April 24, 2018

The Return of the Humpback Whales!

Humpback Whale

[Saturday, 4/21/18 – M/V Kestrel – 1:00PM – Naturalist Erick]

 

The past few weeks we have started running trips on our adventure vessel, M/V Kestrel. This craft is a RIB, a Rigid-Hulled Inflatable Boat, and can go pretty fast, around 30 – 40 knots. We suit up in these dope red and black exposure suits and head off. Captain Brian and I took a full group of folks northward to go search for somefun and exciting wildlife. This Saturday was sunny with a little breeze. We made our first stop at Green Point on Spieden Island. Since it was windy none of the rocks were covered with our blubbery, furry toasted marshmallows aka the Steller Sea Lions. They were all rafting, swimming, and hunting in the rapids that form as the tidal current whips past the sharp point formed by the eastern edge of Spieden Island. It was so incredible to float along with the current, up and down with the standing waves and watch the Steller Sea Lions float along with us. We continued along the shoreline and saw several other groups of sea lions swimming in the current. In one cove we came upon one of the larger males tearing up a halibut. This brought all the gulls and a Bald Eagle to the scene as they all jumped in trying to get some leftovers. After watching that show for a while we continued west along the shore and spotted several groups of Harbor Seals lounging on the rocks as well as the exotic animals that still call Spieden Island home after its previous owner left them there. We saw large herds of Mouflon Sheep and a few small groups of Fallow Deer wandering the grassy slopes that rise out of the water. After seeing all this we headed further west towards Turn Point and northern Haro Strait. Here, among the dark waters in the channel, we suddenly saw a blow! Then another one! It was two adult Humpback Whales! They’re back! All throughout this spring we’ve been waiting for the Humpback Whales to return to the northern Pacific. After the winter ends the Humpback Whales start swimming north from tropical breeding grounds towards their summer feeding grounds in the north Pacific! In the past decade and a half the Humpbacks have returned to the inland waters here. It’s more evidence for the success story of Humpbacks in the north Pacific. They were whaled heavily in this area and were absent from the inland water here for decades, but the population has increased significantly, and they are returning to places in their old range. These two Humpbacks were swimming north in the deep channel and it was so cool to see them traveling close together. Every so often they both would fluke up showing the underside of their tails as they did a longer dive. The underside of the tail is unique to each whale and helps us to idenitfy them. These two were identified as Slate (BCX1210) and Uluka (BCXuk2017#8). It is so great to see these giant baleen whales back. The past couple of years we have seen a few Humpbacks stay throughout the whole summer too! So, we hope we see more as the spring migration continues and that even more show up this year! Next, we headed east along the Saturna Island coastline. This coastline is made up of large sandstone cliffs topped with evergreen trees. We slowly motored along and marveled at the amazing cliffs and since it was low tide we could see the line of Purple Sea Stars lining the inter-tidal zone on the bottom of the honeycombed carved cliffs. After this incredible experience we did have to head back, but it was just such an amazing day and we are so excited that the Humpbacks are back!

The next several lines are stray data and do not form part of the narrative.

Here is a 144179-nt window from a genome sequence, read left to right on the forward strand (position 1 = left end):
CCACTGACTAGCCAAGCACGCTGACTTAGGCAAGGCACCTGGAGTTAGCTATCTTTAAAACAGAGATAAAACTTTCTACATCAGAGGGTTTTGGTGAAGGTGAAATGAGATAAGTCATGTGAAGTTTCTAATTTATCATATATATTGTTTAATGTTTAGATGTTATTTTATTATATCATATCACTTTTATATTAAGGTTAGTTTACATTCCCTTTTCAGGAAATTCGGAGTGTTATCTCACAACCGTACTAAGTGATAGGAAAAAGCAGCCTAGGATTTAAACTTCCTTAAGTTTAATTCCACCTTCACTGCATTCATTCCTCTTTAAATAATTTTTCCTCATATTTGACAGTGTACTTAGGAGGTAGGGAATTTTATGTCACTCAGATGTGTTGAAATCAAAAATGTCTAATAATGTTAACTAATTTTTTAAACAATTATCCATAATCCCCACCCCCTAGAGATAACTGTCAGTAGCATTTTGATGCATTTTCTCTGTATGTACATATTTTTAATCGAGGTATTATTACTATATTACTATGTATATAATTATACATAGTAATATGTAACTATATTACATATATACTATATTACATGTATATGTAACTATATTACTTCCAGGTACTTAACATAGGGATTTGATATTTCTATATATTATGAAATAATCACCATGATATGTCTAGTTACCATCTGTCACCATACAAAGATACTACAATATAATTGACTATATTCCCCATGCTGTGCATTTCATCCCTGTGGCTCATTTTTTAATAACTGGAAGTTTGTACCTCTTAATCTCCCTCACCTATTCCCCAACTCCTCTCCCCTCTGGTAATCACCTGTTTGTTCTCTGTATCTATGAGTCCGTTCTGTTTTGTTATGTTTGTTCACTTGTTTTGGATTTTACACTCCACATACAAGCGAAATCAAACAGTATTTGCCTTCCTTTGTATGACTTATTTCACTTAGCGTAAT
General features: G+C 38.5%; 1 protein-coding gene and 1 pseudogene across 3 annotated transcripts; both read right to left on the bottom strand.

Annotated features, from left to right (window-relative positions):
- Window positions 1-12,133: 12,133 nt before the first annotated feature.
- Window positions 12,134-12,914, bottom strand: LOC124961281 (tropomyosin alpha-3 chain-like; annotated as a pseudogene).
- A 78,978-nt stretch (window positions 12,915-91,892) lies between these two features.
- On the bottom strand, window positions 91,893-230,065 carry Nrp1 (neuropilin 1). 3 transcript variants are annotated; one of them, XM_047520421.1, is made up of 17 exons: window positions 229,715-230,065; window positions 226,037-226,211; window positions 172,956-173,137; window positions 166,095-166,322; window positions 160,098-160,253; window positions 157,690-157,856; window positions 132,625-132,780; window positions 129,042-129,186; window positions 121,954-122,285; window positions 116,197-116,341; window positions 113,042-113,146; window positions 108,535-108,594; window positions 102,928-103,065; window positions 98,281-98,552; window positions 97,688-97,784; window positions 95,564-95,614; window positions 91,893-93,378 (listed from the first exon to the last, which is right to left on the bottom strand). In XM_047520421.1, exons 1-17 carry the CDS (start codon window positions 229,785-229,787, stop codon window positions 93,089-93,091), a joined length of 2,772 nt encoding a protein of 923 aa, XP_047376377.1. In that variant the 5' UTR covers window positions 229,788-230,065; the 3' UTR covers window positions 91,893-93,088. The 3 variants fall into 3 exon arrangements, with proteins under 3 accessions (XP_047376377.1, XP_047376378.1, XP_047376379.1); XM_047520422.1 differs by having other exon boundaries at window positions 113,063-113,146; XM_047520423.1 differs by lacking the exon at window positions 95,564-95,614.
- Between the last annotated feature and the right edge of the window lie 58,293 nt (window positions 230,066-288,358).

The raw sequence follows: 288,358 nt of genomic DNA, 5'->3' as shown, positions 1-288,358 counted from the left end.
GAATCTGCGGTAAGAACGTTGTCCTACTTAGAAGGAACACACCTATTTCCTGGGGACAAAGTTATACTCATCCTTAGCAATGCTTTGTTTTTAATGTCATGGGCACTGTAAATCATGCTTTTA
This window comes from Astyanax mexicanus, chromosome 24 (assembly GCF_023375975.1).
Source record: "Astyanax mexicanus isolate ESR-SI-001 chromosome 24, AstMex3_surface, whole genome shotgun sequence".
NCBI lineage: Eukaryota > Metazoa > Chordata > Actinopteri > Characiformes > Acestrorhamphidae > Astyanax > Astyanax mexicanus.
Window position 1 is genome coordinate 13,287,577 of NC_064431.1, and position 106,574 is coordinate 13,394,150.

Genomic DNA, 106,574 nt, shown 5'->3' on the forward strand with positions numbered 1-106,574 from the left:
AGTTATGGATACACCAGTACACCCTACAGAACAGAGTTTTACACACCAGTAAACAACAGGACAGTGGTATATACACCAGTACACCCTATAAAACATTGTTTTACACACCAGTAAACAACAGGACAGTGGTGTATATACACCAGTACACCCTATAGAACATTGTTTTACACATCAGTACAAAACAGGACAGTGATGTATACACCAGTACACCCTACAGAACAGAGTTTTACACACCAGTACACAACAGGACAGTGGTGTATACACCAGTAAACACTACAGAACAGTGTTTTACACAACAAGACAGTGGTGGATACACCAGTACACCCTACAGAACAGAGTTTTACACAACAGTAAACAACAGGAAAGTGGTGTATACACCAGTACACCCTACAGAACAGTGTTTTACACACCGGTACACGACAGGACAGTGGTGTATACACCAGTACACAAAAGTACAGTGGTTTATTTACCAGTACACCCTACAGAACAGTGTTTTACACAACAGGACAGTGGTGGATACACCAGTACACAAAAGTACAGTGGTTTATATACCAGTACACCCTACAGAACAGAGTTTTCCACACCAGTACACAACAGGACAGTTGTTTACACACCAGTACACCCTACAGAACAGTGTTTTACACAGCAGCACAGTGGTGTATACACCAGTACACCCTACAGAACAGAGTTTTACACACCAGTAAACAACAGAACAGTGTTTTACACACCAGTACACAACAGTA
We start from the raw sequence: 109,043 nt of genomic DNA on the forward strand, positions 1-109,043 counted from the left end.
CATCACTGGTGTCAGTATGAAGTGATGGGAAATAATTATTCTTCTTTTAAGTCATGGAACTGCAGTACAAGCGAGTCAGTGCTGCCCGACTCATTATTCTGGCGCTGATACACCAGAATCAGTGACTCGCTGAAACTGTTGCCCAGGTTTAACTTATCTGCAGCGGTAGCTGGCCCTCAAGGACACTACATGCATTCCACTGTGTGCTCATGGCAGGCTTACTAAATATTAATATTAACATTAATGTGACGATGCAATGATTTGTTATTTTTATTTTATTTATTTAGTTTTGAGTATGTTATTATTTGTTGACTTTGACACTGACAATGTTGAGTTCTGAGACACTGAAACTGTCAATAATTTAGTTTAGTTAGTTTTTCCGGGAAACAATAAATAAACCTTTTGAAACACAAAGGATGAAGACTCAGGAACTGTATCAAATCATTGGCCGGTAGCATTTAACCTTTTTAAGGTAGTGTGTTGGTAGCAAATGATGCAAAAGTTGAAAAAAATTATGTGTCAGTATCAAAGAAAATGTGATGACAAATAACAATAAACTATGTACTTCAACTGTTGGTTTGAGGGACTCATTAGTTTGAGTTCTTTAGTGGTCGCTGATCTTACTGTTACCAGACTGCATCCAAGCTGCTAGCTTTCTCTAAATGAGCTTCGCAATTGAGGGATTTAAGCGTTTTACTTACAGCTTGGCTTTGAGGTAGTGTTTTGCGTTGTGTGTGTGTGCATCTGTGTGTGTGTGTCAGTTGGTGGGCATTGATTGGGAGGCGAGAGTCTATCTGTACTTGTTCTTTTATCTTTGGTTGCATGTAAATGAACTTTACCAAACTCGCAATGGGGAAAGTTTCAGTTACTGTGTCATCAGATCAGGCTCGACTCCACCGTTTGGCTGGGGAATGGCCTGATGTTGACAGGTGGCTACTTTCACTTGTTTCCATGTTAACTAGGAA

Whale folks, until next time!

Naturalist Erick

San Juan Safaris